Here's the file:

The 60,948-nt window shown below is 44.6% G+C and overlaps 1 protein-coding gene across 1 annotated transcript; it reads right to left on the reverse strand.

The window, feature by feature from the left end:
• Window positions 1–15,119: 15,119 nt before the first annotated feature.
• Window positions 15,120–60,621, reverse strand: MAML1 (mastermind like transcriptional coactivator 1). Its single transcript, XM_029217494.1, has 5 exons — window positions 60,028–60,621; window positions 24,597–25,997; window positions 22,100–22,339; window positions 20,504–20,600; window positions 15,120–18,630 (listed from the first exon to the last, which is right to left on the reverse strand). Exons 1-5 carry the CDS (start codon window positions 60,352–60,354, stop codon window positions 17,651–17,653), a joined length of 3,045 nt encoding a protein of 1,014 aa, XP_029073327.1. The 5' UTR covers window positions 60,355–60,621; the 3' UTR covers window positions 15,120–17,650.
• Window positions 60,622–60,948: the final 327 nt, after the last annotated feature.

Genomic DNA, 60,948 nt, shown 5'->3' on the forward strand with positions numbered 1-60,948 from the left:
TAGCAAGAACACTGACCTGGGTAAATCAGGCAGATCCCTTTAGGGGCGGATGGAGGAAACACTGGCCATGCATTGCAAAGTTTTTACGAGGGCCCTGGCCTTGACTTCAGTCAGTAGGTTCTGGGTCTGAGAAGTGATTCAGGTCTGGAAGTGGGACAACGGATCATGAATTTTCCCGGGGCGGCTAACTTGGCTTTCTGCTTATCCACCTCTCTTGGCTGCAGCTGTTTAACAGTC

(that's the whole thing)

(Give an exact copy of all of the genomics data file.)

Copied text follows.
The 60,948-nt window shown below is 44.6% G+C and overlaps 1 protein-coding gene across 1 annotated transcript; it reads right to left on the reverse strand.

The window, feature by feature from the left end:
• Window positions 1–15,119: 15,119 nt before the first annotated feature.
• Window positions 15,120–60,621, reverse strand: MAML1 (mastermind like transcriptional coactivator 1). Its single transcript, XM_029217494.1, has 5 exons — window positions 60,028–60,621; window positions 24,597–25,997; window positions 22,100–22,339; window positions 20,504–20,600; window positions 15,120–18,630 (listed from the first exon to the last, which is right to left on the reverse strand). Exons 1-5 carry the CDS (start codon window positions 60,352–60,354, stop codon window positions 17,651–17,653), a joined length of 3,045 nt encoding a protein of 1,014 aa, XP_029073327.1. The 5' UTR covers window positions 60,355–60,621; the 3' UTR covers window positions 15,120–17,650.
• Window positions 60,622–60,948: the final 327 nt, after the last annotated feature.

Genomic DNA, 60,948 nt, shown 5'->3' on the forward strand with positions numbered 1-60,948 from the left:
TAGCAAGAACACTGACCTGGGTAAATCAGGCAGATCCCTTTAGGGGCGGATGGAGGAAACACTGGCCATGCATTGCAAAGTTTTTACGAGGGCCCTGGCCTTGACTTCAGTCAGTAGGTTCTGGGTCTGAGAAGTGATTCAGGTCTGGAAGTGGGACAACGGATCATGAATTTTCCCGGGGCGGCTAACTTGGCTTTCTGCTTATCCACCTCTCTTGGCTGCAGCTGTTTAACAGTC